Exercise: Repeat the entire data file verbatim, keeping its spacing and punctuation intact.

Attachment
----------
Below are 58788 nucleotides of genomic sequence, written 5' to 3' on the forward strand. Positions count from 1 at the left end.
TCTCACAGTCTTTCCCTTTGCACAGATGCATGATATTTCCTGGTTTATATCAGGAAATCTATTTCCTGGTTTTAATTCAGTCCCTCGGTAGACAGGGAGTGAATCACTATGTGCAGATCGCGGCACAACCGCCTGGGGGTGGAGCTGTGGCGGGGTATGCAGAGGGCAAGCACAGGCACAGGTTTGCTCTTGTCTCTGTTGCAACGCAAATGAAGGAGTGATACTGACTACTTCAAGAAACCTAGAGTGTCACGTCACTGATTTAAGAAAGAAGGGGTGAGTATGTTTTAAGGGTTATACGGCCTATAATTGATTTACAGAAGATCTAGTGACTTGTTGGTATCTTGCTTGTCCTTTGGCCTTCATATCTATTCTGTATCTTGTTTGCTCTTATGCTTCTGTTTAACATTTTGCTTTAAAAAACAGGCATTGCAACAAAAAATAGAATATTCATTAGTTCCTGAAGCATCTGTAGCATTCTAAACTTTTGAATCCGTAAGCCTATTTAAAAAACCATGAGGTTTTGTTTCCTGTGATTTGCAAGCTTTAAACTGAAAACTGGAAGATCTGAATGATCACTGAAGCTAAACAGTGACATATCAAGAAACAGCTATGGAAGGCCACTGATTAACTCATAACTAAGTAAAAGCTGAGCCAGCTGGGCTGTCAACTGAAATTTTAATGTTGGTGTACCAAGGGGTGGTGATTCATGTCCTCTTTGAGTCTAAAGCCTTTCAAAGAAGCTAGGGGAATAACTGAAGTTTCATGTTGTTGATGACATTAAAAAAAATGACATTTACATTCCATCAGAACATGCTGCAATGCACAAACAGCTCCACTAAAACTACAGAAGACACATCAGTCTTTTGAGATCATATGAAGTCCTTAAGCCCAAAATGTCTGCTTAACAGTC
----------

Below are 58788 nucleotides of genomic sequence, written 5' to 3' on the forward strand. Positions count from 1 at the left end.
TCTCACAGTCTTTCCCTTTGCACAGATGCATGATATTTCCTGGTTTATATCAGGAAATCTATTTCCTGGTTTTAATTCAGTCCCTCGGTAGACAGGGAGTGAATCACTATGTGCAGATCGCGGCACAACCGCCTGGGGGTGGAGCTGTGGCGGGGTATGCAGAGGGCAAGCACAGGCACAGGTTTGCTCTTGTCTCTGTTGCAACGCAAATGAAGGAGTGATACTGACTACTTCAAGAAACCTAGAGTGTCACGTCACTGATTTAAGAAAGAAGGGGTGAGTATGTTTTAAGGGTTATACGGCCTATAATTGATTTACAGAAGATCTAGTGACTTGTTGGTATCTTGCTTGTCCTTTGGCCTTCATATCTATTCTGTATCTTGTTTGCTCTTATGCTTCTGTTTAACATTTTGCTTTAAAAAACAGGCATTGCAACAAAAAATAGAATATTCATTAGTTCCTGAAGCATCTGTAGCATTCTAAACTTTTGAATCCGTAAGCCTATTTAAAAAACCATGAGGTTTTGTTTCCTGTGATTTGCAAGCTTTAAACTGAAAACTGGAAGATCTGAATGATCACTGAAGCTAAACAGTGACATATCAAGAAACAGCTATGGAAGGCCACTGATTAACTCATAACTAAGTAAAAGCTGAGCCAGCTGGGCTGTCAACTGAAATTTTAATGTTGGTGTACCAAGGGGTGGTGATTCATGTCCTCTTTGAGTCTAAAGCCTTTCAAAGAAGCTAGGGGAATAACTGAAGTTTCATGTTGTTGATGACATTAAAAAAAATGACATTTACATTCCATCAGAACATGCTGCAATGCACAAACAGCTCCACTAAAACTACAGAAGACACATCAGTCTTTTGAGATCATATGAAGTCCTTAAGCCCAAAATGTCTGCTTAACAGTC